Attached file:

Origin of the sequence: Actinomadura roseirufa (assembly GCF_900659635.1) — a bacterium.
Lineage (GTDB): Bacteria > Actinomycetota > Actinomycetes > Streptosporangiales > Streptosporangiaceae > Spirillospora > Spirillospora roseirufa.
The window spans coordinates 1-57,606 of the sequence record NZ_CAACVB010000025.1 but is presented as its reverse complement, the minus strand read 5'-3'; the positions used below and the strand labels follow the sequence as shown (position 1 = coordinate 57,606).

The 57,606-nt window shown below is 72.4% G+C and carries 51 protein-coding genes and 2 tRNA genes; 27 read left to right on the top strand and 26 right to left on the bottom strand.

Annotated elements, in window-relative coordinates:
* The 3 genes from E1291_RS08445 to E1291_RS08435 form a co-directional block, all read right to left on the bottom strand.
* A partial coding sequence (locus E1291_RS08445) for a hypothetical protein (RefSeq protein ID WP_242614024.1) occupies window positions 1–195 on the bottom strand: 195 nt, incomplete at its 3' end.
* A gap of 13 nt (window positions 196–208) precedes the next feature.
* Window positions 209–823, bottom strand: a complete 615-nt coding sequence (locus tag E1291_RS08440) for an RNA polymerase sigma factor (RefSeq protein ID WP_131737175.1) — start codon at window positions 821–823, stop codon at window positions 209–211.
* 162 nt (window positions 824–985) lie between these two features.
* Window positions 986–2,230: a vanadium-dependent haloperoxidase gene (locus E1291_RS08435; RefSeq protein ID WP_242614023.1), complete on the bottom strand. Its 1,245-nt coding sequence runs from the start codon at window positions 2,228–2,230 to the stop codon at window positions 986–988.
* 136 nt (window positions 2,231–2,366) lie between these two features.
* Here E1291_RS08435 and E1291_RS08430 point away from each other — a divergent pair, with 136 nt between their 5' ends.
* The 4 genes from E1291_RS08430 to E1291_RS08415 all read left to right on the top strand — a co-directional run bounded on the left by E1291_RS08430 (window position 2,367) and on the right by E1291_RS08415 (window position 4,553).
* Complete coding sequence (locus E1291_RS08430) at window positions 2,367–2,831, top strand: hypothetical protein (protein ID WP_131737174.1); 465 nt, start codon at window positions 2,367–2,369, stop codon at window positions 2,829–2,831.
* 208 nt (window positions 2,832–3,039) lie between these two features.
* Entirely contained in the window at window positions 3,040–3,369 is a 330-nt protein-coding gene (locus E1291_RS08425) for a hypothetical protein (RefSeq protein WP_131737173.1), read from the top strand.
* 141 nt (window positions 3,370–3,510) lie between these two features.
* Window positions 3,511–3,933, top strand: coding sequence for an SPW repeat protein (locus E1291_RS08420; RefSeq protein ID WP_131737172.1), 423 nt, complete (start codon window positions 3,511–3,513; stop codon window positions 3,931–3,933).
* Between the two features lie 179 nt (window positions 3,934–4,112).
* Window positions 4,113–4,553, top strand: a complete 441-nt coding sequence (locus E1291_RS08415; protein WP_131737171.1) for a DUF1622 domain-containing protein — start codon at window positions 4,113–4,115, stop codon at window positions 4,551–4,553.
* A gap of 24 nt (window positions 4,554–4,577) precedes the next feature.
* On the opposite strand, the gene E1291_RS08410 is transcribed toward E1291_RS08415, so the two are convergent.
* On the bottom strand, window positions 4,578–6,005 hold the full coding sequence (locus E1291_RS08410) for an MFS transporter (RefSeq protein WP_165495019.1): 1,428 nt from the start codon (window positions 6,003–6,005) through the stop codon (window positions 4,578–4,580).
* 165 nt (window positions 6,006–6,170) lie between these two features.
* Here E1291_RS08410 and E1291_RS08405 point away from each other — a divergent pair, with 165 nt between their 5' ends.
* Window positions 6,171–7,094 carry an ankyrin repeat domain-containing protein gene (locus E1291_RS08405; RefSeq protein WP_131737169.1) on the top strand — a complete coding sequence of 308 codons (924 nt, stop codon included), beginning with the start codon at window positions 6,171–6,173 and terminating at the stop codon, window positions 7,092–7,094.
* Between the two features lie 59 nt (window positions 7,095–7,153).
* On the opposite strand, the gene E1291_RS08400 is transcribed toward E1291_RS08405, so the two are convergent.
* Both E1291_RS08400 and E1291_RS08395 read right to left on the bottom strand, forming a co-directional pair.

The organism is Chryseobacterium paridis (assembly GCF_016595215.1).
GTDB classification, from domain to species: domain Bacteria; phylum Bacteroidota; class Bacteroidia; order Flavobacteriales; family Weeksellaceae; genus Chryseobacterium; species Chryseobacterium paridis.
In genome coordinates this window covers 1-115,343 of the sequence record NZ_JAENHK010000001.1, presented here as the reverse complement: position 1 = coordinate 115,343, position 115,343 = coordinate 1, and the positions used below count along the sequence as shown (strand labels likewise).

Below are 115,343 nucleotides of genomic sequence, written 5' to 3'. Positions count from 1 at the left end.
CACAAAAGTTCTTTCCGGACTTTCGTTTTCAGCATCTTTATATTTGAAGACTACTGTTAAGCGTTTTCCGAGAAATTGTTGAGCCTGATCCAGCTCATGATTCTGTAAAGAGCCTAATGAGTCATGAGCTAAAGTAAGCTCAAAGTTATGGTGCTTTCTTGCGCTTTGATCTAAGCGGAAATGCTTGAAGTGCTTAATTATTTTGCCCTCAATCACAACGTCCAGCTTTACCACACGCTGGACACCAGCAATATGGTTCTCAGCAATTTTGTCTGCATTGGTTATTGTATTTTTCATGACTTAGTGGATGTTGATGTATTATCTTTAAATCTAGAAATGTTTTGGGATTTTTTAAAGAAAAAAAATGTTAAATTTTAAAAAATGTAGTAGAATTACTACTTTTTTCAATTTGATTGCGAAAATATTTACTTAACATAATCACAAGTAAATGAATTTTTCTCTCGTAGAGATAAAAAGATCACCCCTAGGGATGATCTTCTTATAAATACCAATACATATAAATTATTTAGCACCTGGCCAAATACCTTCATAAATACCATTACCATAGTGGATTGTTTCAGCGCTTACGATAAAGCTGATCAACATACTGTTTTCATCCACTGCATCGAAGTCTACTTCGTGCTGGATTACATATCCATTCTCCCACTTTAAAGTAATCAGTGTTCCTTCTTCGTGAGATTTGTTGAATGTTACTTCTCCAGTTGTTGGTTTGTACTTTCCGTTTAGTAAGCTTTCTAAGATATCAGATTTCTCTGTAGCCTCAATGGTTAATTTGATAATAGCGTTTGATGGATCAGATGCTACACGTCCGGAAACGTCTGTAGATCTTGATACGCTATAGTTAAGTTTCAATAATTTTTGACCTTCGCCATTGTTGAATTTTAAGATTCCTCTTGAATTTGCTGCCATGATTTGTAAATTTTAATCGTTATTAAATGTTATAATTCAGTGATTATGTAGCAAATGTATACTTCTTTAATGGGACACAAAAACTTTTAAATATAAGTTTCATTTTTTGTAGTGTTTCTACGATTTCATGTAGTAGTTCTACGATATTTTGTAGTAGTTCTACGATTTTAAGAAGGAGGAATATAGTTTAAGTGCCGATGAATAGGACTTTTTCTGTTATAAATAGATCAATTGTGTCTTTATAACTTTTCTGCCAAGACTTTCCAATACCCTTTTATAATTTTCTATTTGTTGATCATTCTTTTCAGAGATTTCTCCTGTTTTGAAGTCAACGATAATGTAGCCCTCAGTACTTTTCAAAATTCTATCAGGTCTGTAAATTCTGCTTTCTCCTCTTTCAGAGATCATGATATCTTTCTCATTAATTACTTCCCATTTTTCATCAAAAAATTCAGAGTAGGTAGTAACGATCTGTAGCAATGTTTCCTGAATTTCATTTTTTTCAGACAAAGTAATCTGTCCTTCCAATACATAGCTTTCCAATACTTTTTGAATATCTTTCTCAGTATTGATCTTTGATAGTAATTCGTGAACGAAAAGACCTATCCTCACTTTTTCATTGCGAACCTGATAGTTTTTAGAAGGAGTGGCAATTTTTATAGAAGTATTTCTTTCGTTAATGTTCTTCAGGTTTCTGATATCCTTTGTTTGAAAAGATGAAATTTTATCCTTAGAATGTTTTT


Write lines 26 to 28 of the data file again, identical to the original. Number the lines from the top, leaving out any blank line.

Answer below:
* Here E1291_RS08410 and E1291_RS08405 point away from each other — a divergent pair, with 165 nt between their 5' ends.
* Window positions 6,171–7,094 carry an ankyrin repeat domain-containing protein gene (locus E1291_RS08405; RefSeq protein WP_131737169.1) on the top strand — a complete coding sequence of 308 codons (924 nt, stop codon included), beginning with the start codon at window positions 6,171–6,173 and terminating at the stop codon, window positions 7,092–7,094.
* Between the two features lie 59 nt (window positions 7,095–7,153).